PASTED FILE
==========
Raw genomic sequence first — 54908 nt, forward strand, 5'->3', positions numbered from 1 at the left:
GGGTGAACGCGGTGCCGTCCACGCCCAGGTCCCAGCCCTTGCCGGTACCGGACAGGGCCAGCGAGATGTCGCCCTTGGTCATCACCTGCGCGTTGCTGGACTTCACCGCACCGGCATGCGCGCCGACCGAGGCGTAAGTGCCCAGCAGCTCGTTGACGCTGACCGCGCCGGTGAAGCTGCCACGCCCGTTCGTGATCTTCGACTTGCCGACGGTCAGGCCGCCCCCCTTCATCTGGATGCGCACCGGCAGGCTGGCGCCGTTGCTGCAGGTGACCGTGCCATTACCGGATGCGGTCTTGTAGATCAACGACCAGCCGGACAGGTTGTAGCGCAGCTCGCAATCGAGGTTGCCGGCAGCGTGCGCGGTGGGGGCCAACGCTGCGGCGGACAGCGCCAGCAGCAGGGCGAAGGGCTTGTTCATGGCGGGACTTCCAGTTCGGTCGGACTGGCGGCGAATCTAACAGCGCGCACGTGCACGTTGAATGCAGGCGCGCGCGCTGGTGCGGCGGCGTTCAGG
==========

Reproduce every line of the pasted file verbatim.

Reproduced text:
Raw genomic sequence first — 54908 nt, forward strand, 5'->3', positions numbered from 1 at the left:
GGGTGAACGCGGTGCCGTCCACGCCCAGGTCCCAGCCCTTGCCGGTACCGGACAGGGCCAGCGAGATGTCGCCCTTGGTCATCACCTGCGCGTTGCTGGACTTCACCGCACCGGCATGCGCGCCGACCGAGGCGTAAGTGCCCAGCAGCTCGTTGACGCTGACCGCGCCGGTGAAGCTGCCACGCCCGTTCGTGATCTTCGACTTGCCGACGGTCAGGCCGCCCCCCTTCATCTGGATGCGCACCGGCAGGCTGGCGCCGTTGCTGCAGGTGACCGTGCCATTACCGGATGCGGTCTTGTAGATCAACGACCAGCCGGACAGGTTGTAGCGCAGCTCGCAATCGAGGTTGCCGGCAGCGTGCGCGGTGGGGGCCAACGCTGCGGCGGACAGCGCCAGCAGCAGGGCGAAGGGCTTGTTCATGGCGGGACTTCCAGTTCGGTCGGACTGGCGGCGAATCTAACAGCGCGCACGTGCACGTTGAATGCAGGCGCGCGCGCTGGTGCGGCGGCGTTCAGG